This facility is “state of the art” in the sense that the entire process isn’t done by hand. They told us they are the first company to use modern means to extract the oil from the kernel. Most companies are still doing everything by hand. They purchased some used equipment that was manufactured to produce almond oil, and have made some small modifications and re-purposed it for the extraction of Argan oil.
This particular company hires over 30 women and just 3 men. They hire men to run the 3 machines, which process about 90% of the fruit, and the women will do the final cleanup of the product. So any fruit that makes it through the machine without being properly cleaned, will go into the room where the women will process it by hand. This generally consists of breaking open the hard shell between two rocks so the kernel can be separated. They make it look really easy but it is a learned skill. In the few minutes I tried it, I got lots of laughs and a couple of smashed fingers.
They hire women in particular because their goal is to help with the gender hiring gap, which is a major issue in Morocco. Most of the men can find work without an issue but that is not the case for the women. If the women can’t find gainful employment, they will generally pull their children out of school and put them to work. This company provides a living wage for all employees so they can ensure that their children can stay in school. Each person is paid by the shift. They work 8 hour shifts, 7 days per week. All of the employees are from the small local village and the majority of them are family members. Most of them don’t speak any English so we didn’t really talk, but they seemed genuinely happy to be there. While we were there, they took a break to buy clothing and food from a traveling salesman that stopped by the facility.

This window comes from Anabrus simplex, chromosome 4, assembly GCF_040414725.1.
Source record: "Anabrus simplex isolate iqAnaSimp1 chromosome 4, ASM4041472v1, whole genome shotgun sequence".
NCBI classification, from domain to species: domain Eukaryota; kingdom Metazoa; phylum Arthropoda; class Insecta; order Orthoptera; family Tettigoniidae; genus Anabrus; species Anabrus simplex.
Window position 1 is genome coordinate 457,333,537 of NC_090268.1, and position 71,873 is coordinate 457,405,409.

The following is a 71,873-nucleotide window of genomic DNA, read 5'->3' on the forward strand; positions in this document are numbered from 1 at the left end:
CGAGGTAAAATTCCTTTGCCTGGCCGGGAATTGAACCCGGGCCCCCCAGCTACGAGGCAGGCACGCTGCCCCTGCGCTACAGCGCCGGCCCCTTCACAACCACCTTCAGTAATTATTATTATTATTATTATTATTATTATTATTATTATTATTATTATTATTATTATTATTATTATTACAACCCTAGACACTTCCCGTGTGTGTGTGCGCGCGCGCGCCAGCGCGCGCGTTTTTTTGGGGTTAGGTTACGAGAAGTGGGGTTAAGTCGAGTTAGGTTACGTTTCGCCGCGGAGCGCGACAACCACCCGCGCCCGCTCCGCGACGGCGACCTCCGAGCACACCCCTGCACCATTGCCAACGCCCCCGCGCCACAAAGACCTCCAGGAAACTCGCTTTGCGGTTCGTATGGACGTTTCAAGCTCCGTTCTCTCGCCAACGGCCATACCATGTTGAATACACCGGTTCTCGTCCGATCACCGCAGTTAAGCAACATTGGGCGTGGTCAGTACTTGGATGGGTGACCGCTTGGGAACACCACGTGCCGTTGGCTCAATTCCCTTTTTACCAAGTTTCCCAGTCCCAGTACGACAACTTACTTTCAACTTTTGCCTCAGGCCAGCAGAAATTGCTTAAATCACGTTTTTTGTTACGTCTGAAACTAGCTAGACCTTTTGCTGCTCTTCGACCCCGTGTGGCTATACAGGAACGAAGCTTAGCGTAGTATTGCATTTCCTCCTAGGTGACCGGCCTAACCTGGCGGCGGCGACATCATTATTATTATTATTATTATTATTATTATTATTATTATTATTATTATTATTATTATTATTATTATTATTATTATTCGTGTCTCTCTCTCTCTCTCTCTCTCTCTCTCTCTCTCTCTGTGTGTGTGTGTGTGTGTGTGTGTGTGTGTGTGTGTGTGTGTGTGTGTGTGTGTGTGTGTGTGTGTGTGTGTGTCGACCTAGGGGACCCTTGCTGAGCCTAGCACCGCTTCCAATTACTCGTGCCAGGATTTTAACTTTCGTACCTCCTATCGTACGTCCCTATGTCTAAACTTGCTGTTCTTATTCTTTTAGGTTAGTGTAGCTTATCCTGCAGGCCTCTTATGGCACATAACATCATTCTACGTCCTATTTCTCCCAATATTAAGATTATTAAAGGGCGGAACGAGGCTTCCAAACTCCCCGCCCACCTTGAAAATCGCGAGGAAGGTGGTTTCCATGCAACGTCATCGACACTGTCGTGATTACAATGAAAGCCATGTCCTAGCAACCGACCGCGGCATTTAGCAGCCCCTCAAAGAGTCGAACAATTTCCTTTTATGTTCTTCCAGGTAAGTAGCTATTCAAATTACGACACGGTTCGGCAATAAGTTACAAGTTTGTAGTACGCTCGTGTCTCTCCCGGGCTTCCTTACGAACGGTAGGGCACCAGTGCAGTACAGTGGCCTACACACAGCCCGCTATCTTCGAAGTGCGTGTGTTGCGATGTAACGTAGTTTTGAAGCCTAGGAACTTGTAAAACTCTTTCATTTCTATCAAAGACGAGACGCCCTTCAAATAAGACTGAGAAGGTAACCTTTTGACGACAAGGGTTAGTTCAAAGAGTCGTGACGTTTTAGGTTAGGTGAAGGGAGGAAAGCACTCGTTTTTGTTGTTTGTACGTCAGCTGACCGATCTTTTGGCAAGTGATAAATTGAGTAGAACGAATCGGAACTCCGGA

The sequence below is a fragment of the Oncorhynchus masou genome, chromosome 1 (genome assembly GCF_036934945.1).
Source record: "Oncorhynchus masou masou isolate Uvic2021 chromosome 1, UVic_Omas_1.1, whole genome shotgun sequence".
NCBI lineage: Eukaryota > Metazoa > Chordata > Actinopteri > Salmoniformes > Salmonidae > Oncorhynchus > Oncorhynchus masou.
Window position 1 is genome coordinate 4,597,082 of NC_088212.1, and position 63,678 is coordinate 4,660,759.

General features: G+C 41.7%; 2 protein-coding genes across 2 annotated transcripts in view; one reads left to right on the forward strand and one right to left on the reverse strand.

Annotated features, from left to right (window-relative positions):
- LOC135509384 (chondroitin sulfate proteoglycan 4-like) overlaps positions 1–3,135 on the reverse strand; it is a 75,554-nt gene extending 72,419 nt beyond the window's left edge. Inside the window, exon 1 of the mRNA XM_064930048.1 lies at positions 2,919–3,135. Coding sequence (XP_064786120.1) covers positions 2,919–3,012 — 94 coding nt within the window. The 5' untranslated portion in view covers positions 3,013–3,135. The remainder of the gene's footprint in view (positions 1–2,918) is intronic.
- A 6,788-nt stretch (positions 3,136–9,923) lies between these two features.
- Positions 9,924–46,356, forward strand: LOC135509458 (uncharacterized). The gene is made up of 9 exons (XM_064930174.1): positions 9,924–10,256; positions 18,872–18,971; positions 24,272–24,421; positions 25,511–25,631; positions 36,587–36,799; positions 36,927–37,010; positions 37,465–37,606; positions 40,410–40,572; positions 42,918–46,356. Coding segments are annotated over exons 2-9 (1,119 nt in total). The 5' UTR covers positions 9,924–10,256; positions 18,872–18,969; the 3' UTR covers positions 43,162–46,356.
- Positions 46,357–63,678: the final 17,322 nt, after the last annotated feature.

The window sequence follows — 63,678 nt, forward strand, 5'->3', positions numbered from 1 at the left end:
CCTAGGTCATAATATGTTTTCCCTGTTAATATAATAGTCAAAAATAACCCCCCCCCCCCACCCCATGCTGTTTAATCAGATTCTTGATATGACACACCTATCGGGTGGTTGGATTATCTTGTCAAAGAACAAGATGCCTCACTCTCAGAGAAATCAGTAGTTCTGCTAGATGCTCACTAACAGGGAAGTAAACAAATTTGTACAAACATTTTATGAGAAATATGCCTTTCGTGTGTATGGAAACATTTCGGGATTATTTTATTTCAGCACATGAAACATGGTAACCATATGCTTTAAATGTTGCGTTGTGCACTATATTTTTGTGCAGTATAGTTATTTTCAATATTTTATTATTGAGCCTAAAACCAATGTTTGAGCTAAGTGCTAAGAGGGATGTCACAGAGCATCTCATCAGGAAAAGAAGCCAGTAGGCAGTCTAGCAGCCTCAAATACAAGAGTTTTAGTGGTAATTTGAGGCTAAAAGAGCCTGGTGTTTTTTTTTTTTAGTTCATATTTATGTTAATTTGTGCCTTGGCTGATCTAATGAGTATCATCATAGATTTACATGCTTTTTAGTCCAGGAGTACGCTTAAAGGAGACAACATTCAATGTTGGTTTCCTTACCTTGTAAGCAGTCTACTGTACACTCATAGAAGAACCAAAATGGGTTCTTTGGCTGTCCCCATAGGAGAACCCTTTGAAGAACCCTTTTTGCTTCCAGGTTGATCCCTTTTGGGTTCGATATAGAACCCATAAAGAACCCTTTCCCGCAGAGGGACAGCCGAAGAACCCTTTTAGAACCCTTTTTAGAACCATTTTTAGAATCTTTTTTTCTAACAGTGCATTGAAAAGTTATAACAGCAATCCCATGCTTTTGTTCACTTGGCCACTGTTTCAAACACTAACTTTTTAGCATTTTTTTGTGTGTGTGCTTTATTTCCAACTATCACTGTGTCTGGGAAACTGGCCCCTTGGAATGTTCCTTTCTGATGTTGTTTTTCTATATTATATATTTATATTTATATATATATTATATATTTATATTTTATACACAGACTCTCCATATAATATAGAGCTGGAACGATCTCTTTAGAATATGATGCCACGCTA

This was an incredible trip and I am pleased with what we found. It was evident to me that our supplier vetting process is working. The suppliers we visited proved to be trustworthy and producing a good, clean product. I look forward to doing something similar in the near future and I hope to be able to share that with you. Until then, please let us know any comments and questions you may have. You are always welcome to give us a call at 800-917-6577 or email us at firstname.lastname@example.org.
Chris Jones, President
Some random photos of Morocco:
Common form of transportation.
Olive stand in the open market.
The open market- This is where the snake charmers are.
Sharing a meal with one of our hosts.